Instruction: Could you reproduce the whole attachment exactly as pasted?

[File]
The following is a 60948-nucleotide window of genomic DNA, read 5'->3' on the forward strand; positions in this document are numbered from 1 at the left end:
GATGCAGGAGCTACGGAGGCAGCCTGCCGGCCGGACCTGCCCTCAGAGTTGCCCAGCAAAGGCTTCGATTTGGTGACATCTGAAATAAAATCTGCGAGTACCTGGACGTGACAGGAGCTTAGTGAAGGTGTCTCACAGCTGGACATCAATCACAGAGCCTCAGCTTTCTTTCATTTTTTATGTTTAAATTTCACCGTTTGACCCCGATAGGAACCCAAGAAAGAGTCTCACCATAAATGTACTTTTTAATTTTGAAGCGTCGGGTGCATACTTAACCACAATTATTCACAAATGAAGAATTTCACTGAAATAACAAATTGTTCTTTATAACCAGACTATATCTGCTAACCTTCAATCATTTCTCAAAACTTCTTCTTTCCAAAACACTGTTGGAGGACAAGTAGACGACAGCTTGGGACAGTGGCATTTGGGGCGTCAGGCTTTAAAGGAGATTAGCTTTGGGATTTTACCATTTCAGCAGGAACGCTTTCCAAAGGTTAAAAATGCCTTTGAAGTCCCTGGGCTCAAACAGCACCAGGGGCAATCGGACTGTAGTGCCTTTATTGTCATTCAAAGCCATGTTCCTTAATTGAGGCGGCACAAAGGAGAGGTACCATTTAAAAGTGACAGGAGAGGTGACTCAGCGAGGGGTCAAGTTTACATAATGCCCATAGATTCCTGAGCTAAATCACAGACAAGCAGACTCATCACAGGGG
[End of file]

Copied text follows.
The following is a 60948-nucleotide window of genomic DNA, read 5'->3' on the forward strand; positions in this document are numbered from 1 at the left end:
GATGCAGGAGCTACGGAGGCAGCCTGCCGGCCGGACCTGCCCTCAGAGTTGCCCAGCAAAGGCTTCGATTTGGTGACATCTGAAATAAAATCTGCGAGTACCTGGACGTGACAGGAGCTTAGTGAAGGTGTCTCACAGCTGGACATCAATCACAGAGCCTCAGCTTTCTTTCATTTTTTATGTTTAAATTTCACCGTTTGACCCCGATAGGAACCCAAGAAAGAGTCTCACCATAAATGTACTTTTTAATTTTGAAGCGTCGGGTGCATACTTAACCACAATTATTCACAAATGAAGAATTTCACTGAAATAACAAATTGTTCTTTATAACCAGACTATATCTGCTAACCTTCAATCATTTCTCAAAACTTCTTCTTTCCAAAACACTGTTGGAGGACAAGTAGACGACAGCTTGGGACAGTGGCATTTGGGGCGTCAGGCTTTAAAGGAGATTAGCTTTGGGATTTTACCATTTCAGCAGGAACGCTTTCCAAAGGTTAAAAATGCCTTTGAAGTCCCTGGGCTCAAACAGCACCAGGGGCAATCGGACTGTAGTGCCTTTATTGTCATTCAAAGCCATGTTCCTTAATTGAGGCGGCACAAAGGAGAGGTACCATTTAAAAGTGACAGGAGAGGTGACTCAGCGAGGGGTCAAGTTTACATAATGCCCATAGATTCCTGAGCTAAATCACAGACAAGCAGACTCATCACAGGGG